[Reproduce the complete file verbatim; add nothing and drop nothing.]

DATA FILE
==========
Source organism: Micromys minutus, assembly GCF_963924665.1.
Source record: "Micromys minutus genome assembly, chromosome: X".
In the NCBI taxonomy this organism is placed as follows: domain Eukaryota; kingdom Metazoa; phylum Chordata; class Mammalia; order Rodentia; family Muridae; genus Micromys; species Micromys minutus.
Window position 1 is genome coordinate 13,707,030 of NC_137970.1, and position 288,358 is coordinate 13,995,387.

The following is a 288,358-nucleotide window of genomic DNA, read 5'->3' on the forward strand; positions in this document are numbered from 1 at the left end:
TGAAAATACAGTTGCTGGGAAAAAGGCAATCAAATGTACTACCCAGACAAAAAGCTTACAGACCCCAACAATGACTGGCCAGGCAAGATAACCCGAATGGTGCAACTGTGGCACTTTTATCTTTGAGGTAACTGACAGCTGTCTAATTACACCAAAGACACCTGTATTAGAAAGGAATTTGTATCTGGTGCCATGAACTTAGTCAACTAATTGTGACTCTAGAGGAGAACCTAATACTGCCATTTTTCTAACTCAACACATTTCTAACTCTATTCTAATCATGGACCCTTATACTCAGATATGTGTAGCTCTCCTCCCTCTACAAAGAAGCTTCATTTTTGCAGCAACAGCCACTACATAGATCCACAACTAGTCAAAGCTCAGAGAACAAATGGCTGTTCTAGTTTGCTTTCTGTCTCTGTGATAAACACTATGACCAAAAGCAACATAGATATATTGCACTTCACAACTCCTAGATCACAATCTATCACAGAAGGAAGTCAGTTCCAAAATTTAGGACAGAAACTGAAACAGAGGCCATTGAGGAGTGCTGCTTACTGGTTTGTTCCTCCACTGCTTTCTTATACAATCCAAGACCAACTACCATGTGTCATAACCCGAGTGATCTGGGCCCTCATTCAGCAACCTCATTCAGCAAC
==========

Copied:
Source organism: Micromys minutus, assembly GCF_963924665.1.
Source record: "Micromys minutus genome assembly, chromosome: X".
In the NCBI taxonomy this organism is placed as follows: domain Eukaryota; kingdom Metazoa; phylum Chordata; class Mammalia; order Rodentia; family Muridae; genus Micromys; species Micromys minutus.
Window position 1 is genome coordinate 13,707,030 of NC_137970.1, and position 288,358 is coordinate 13,995,387.

The following is a 288,358-nucleotide window of genomic DNA, read 5'->3' on the forward strand; positions in this document are numbered from 1 at the left end:
TGAAAATACAGTTGCTGGGAAAAAGGCAATCAAATGTACTACCCAGACAAAAAGCTTACAGACCCCAACAATGACTGGCCAGGCAAGATAACCCGAATGGTGCAACTGTGGCACTTTTATCTTTGAGGTAACTGACAGCTGTCTAATTACACCAAAGACACCTGTATTAGAAAGGAATTTGTATCTGGTGCCATGAACTTAGTCAACTAATTGTGACTCTAGAGGAGAACCTAATACTGCCATTTTTCTAACTCAACACATTTCTAACTCTATTCTAATCATGGACCCTTATACTCAGATATGTGTAGCTCTCCTCCCTCTACAAAGAAGCTTCATTTTTGCAGCAACAGCCACTACATAGATCCACAACTAGTCAAAGCTCAGAGAACAAATGGCTGTTCTAGTTTGCTTTCTGTCTCTGTGATAAACACTATGACCAAAAGCAACATAGATATATTGCACTTCACAACTCCTAGATCACAATCTATCACAGAAGGAAGTCAGTTCCAAAATTTAGGACAGAAACTGAAACAGAGGCCATTGAGGAGTGCTGCTTACTGGTTTGTTCCTCCACTGCTTTCTTATACAATCCAAGACCAACTACCATGTGTCATAACCCGAGTGATCTGGGCCCTCATTCAGCAACCTCATTCAGCAAC